Ehlers-Danlos syndrome (EDS) is a genetic connective tissue disorder affecting skin, bones, joints, blood vessels and other organs of the body. Individuals with EDS have problems making the structural protein collagen. Collagen is the frame work of all connective tissue in the body providing structure, strength, and proper elasticity. Abnormal collagen production causes skin hyper extensibility, joint hypermobility, atrophic scarring, and generalized tissue fragility.
- 75% of skin is made up of collagen type I and III
- 100% of tendons are made up of collagen type I and III
- 86% of ligaments are made up of collagen type I and III
- 60% of cartilage is made up of collagen type II
- Over 1/3 of healthy bone is made up of collagen
There are six main types of EDS including classic, hypermobile, vascular, kyphoscoliotic, arthrochalasis, and dermatosparaxis. Clinical diagnosis can be made with symptoms consistent with hypermobility of the joint, tissue fragility, delayed wound healing, and skin hyperextensibity especially with a family history of EDS. There is also genetic and biochemical testing that is useful to differentiate among subtypes.
This article is primarily discussing the hypermobile EDS although all types of EDS affects joints and cause an abnormally wide range of motion due to laxity of the tendons and ligaments. Hypermobile EDS is formally called EDS3, Ehlers-Danlos Syndrome type 3, Ehlers-Danlos syndrome hypermobility type, and/or hypermobile EDS.
Some of the signs and symptoms of hypermobile Ehlers-Danlos syndrome vary but may include:
- Joint hypermobility affecting both large (elbows, knees, spine, and hips) and small (fingers, toes) joints
- Frequent joint dislocations and subluxations (partial dislocation)
- Chronic musculoskeletal pain and tightness
- Early-onset osteoarthritis
- Headache or migraines
- Dysfunction of the autonomic nervous system
There is no specific treatment available for EDS. Conventional treatments include physical therapy, rest, orthotics, splints and braces, heat therapy, non-steroidal anti-inflammatories, pain medications such as opioids, nerve blocks and counseling.
What is prolotherapy and how can it help my EDS?
Comprehensive prolotherapy utilizes various types of injections to induce inflammation in the joint in order to mimic an injury and bring the body’s own immune cells and healing factors to repair and rebuild injured and degenerated soft tissue or joints. The injection solution varies in its contents, but usually includes some form of dextrose, lidocaine/procaine, and sterile water.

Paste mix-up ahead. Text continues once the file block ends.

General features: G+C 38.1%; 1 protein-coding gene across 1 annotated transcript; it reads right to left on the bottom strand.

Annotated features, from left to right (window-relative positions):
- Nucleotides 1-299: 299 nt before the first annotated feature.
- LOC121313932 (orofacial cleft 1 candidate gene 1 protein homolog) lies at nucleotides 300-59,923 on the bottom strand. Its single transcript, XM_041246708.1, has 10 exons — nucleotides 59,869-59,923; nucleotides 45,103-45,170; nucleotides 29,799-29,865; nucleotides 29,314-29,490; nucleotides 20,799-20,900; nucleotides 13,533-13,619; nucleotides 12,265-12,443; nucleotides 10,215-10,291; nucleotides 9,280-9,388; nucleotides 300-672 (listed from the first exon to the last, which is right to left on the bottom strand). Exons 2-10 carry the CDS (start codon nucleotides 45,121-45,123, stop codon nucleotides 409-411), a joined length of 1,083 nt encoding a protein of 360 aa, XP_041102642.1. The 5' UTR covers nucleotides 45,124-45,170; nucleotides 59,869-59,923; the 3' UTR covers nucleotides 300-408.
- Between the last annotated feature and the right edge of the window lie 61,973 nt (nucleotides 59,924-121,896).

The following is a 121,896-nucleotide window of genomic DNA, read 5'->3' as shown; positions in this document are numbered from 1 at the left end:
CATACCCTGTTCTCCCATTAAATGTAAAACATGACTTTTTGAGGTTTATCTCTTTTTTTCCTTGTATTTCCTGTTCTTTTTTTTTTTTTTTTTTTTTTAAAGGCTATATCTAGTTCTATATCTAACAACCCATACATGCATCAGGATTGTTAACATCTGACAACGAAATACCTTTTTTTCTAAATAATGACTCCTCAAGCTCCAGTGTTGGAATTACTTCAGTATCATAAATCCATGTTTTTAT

Prolotherapy creates an inflammatory response recruiting fibroblast, growth factors, and other collagen building precursors to the area. In turn this helps with reinforcing connective tissue resulting in ligament/tendon thickening and stability. This therapy is used for chronic myofascial pain, back pain, osteoarthritis, and ligament/tendon injuries. Prolotherapy is a great treatment for hypermobile tendons and ligaments that have a tendency towards strains and sprains. Ligamentous instability often results in areas feeling tighter or having increased pain in the area. Our muscles tighten in order to compensate for the instability. If healing does not occur as the injury or instability continue our bodies will continue compensating by increasing calcium deposits leading to bone spurs or osteoarthritis.
Conventional treatments such as splints, braces, physical therapy, orthotics, heat therapy, pain medication and anti-inflammatories are working to stabilize a painful joint, decrease pain and inflammation, increase circulation, and build strength in the joint. These are all part of the therapeutic properties of prolotherapy injections.
The goal of regenerative medicines such as prolotherpay is finding equilibrium between repair and breakdown in the body. The body has constant regenerative processes, based in the constant turnover of cells in all tissues of the body. An individual with EDS has a genetic predisposition towards breakdown of tissue, which is why regenerative medicine is such a critical treatment. The therapy allows the body to shift back towards repair finding a more natural balance between repair and breakdown.
For more information on Ehlers-Danlos Syndrome:
- handout from National Organization for Rare Disorders
- handout from Ehlers-Danlos Society PDF
- handout from Ehlers-Danlos Syndrome Support UK
- handout from Patient UK PDF
- handout from Mayo Clinic
“Ehlers-Danlos Syndrome (EDS).” Shibboleth Authentication Request, www.dynamed.com.proxy.heal-wa.org/topics/dmp~AN~T116705/Ehlers-Danlos-syndrome-EDS#sec-Treatment.
Prolotherapy for Hypermobile Ehlers-Danlos Syndrome and Hypermobility Spectrum Disorders. www.caringmedical.com/prolotherapy-news/prolotherapy-ehlers-danlos-syndrome/.
Arthur K, Caldwell K, Forehand S, Davis K. Pain control methods in use and perceived effectiveness by patients with Ehlers-Danlos syndrome: a descriptive study. Disabil Rehabil. 2016 Jun;38(11):1063-74.
Hope L, Juul-Kristensen B, Løvaas H, Løvvik C, Maeland S. Subjective health complaints and illness perception amongst adults with Joint Hypermobility Syndrome/Ehlers–Danlos Syndrome-HypermobilityType–a cross-sectional study. Disability and Rehabilitation. 2017 Oct 17